Malmstens preparing to travel to Salone de Mobile in Milan

The international design and furnishing event Salone de Mobile is considered to be the most important of its type in the world. This year’s event takes place 17-22 April, and Malmstens Linköping University will be there. In the 16th century monastery Chiostro Della Umiliate, the students will exhibit innovative furniture for modern times.

For six days starting on 17 April, the Milan Fairgrounds at Rho will be a meeting place where thousands of exhibitors present the latest within design, furniture, interior design and architecture.
IRIS  Journeyman’s Piece (gesällprov) Karl Sundsgård and Lina Frick MeijerIRIS Journeyman’s Piece, Karl Sundsgård and Lina Frick Meijer Photo credit: Johan Westin
Malmstens Linköping University will be there this year, exhibiting together with Konstfack (Sweden's largest fine arts university college) in a 16th century monastery. Against the background of these historical surroundings, visitors will see and experience student innovation and creativity.

Ten innovative items

Twelve students represent programmes given at Malmstens in furniture design, cabinetmaking and furniture upholstery. Ten innovative items will be exhibited, and in most cases the design and professional execution are the result of collaboration between students from different programmes.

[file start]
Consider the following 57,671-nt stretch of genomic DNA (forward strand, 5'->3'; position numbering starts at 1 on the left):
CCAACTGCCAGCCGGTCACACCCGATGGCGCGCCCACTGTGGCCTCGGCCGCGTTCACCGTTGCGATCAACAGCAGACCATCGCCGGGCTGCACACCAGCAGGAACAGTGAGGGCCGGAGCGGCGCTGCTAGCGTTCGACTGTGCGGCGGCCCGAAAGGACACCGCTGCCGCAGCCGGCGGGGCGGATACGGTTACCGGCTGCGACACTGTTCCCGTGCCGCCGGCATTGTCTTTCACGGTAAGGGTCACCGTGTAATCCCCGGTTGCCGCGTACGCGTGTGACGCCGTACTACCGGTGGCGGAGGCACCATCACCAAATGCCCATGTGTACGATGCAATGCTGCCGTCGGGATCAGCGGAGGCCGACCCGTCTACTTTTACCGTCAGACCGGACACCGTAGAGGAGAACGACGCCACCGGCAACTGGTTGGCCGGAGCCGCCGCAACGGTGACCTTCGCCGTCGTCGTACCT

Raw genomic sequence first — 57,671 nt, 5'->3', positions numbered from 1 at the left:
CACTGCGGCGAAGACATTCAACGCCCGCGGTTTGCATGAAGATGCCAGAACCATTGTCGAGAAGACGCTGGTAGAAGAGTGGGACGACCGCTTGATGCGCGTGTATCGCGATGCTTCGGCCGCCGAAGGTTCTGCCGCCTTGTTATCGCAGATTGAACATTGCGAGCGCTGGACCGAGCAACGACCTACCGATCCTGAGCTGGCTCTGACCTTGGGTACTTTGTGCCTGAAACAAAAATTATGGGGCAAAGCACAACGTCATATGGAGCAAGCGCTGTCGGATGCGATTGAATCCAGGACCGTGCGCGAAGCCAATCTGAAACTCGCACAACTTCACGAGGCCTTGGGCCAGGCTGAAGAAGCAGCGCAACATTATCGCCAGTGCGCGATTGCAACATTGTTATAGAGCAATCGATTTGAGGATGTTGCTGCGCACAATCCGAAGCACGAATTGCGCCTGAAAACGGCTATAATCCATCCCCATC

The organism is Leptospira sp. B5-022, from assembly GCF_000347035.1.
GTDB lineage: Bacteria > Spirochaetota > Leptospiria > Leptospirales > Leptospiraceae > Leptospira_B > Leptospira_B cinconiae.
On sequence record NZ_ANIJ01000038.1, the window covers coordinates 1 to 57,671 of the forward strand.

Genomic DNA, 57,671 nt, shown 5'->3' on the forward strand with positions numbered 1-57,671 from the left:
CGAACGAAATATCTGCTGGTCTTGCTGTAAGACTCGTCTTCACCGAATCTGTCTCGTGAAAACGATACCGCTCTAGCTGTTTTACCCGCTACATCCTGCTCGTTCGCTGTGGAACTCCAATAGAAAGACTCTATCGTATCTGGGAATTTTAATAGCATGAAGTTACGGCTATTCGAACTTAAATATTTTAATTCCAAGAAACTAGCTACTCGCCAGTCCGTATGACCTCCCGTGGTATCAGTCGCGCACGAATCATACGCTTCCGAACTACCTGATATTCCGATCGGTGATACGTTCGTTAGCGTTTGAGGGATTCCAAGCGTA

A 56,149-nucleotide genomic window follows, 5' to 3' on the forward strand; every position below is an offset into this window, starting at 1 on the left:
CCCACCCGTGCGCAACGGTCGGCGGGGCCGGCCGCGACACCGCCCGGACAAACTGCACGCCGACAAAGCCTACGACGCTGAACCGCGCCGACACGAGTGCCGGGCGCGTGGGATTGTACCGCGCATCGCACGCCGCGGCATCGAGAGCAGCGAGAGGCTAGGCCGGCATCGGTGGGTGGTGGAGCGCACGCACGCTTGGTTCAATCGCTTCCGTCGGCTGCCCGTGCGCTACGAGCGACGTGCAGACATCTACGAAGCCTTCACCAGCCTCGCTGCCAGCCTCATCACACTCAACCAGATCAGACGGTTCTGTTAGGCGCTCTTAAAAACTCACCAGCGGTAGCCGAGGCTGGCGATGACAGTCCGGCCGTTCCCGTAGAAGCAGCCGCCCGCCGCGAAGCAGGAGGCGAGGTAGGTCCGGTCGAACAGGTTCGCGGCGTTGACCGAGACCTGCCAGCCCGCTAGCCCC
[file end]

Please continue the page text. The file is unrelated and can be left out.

“The furniture created by the students shows how traditional handcrafts can be developed to something new and contemporary,” says Ulf Brunne, head of division at Malmstens Linköping University, which is based on the university campus at Lidingö in Stockholm.

The three-year programmes focus on quality, sustainability and contemporary requirements, while imparting knowledge about the history of handcrafts and furniture.

14 different shades of blue

Vattenfall by Björn Sundelin and Ottar Gjendahl SörensenVattenfall, Björn Sundelin and Ottar Gjendahl Sörensen Photo credit: Johan Westin Björn Sundelin, studying furniture design, and Ottar Gjendahl Sörensen, studying cabinetmaking, are responsible for one of the pieces in the exhibition, Vattenfall (“Waterfall”). They have combined Swedish pine, oak, 14 different shades of blue veneer and golden maple.

“It symbolises the quest for the unknown,” is how the students explain their intentions.

A waterfall invites you to explore what lies behind it. The thin blue veneer panels of the piece can be adjusted individually, and thus the expressions that Vattenfall can be given are limitless.

Malmstens has its roots in the school for cabinetmaking set up by Swedish furniture designer Carl Malmsten. After being incorporated with Linköping University, the division now offers three bachelor programmes: furniture design, cabinetmaking and furniture upholstery.

Translation: George Farrants

EM, design Joel Nilsson Fjällström

EM Swedese project – laminated chair, Joel Nilsson Fjällström Johan Westin

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